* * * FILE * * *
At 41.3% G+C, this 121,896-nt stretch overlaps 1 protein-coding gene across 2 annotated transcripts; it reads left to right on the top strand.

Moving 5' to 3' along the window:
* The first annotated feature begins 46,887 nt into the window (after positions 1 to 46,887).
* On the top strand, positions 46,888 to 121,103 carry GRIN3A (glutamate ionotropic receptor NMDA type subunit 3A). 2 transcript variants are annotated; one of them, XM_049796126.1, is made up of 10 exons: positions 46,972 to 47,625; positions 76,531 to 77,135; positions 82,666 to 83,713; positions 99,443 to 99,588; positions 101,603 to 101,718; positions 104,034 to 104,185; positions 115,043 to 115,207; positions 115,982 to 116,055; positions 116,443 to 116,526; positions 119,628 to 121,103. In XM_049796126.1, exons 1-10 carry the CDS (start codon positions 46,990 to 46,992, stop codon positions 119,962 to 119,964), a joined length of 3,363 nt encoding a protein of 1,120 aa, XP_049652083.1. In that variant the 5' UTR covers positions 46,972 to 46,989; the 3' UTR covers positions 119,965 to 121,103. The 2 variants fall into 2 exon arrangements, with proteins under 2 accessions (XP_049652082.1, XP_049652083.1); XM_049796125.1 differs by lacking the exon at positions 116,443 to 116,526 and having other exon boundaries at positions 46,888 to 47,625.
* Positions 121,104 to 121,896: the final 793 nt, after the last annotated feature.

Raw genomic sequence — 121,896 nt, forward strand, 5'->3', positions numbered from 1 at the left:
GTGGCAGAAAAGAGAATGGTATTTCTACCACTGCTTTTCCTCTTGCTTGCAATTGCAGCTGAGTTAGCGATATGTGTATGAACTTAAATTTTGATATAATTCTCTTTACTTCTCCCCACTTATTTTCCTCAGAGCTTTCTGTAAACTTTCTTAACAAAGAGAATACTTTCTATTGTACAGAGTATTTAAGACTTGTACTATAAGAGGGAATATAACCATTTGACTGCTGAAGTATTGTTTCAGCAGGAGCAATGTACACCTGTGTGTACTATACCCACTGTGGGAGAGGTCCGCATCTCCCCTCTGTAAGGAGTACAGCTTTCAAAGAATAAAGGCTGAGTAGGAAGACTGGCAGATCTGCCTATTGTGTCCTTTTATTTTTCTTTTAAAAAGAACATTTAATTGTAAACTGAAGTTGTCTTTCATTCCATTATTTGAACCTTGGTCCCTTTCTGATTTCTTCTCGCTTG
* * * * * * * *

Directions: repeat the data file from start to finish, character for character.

At 41.3% G+C, this 121,896-nt stretch overlaps 1 protein-coding gene across 2 annotated transcripts; it reads left to right on the top strand.

Moving 5' to 3' along the window:
* The first annotated feature begins 46,887 nt into the window (after positions 1 to 46,887).
* On the top strand, positions 46,888 to 121,103 carry GRIN3A (glutamate ionotropic receptor NMDA type subunit 3A). 2 transcript variants are annotated; one of them, XM_049796126.1, is made up of 10 exons: positions 46,972 to 47,625; positions 76,531 to 77,135; positions 82,666 to 83,713; positions 99,443 to 99,588; positions 101,603 to 101,718; positions 104,034 to 104,185; positions 115,043 to 115,207; positions 115,982 to 116,055; positions 116,443 to 116,526; positions 119,628 to 121,103. In XM_049796126.1, exons 1-10 carry the CDS (start codon positions 46,990 to 46,992, stop codon positions 119,962 to 119,964), a joined length of 3,363 nt encoding a protein of 1,120 aa, XP_049652083.1. In that variant the 5' UTR covers positions 46,972 to 46,989; the 3' UTR covers positions 119,965 to 121,103. The 2 variants fall into 2 exon arrangements, with proteins under 2 accessions (XP_049652082.1, XP_049652083.1); XM_049796125.1 differs by lacking the exon at positions 116,443 to 116,526 and having other exon boundaries at positions 46,888 to 47,625.
* Positions 121,104 to 121,896: the final 793 nt, after the last annotated feature.

Raw genomic sequence — 121,896 nt, forward strand, 5'->3', positions numbered from 1 at the left:
GTGGCAGAAAAGAGAATGGTATTTCTACCACTGCTTTTCCTCTTGCTTGCAATTGCAGCTGAGTTAGCGATATGTGTATGAACTTAAATTTTGATATAATTCTCTTTACTTCTCCCCACTTATTTTCCTCAGAGCTTTCTGTAAACTTTCTTAACAAAGAGAATACTTTCTATTGTACAGAGTATTTAAGACTTGTACTATAAGAGGGAATATAACCATTTGACTGCTGAAGTATTGTTTCAGCAGGAGCAATGTACACCTGTGTGTACTATACCCACTGTGGGAGAGGTCCGCATCTCCCCTCTGTAAGGAGTACAGCTTTCAAAGAATAAAGGCTGAGTAGGAAGACTGGCAGATCTGCCTATTGTGTCCTTTTATTTTTCTTTTAAAAAGAACATTTAATTGTAAACTGAAGTTGTCTTTCATTCCATTATTTGAACCTTGGTCCCTTTCTGATTTCTTCTCGCTTG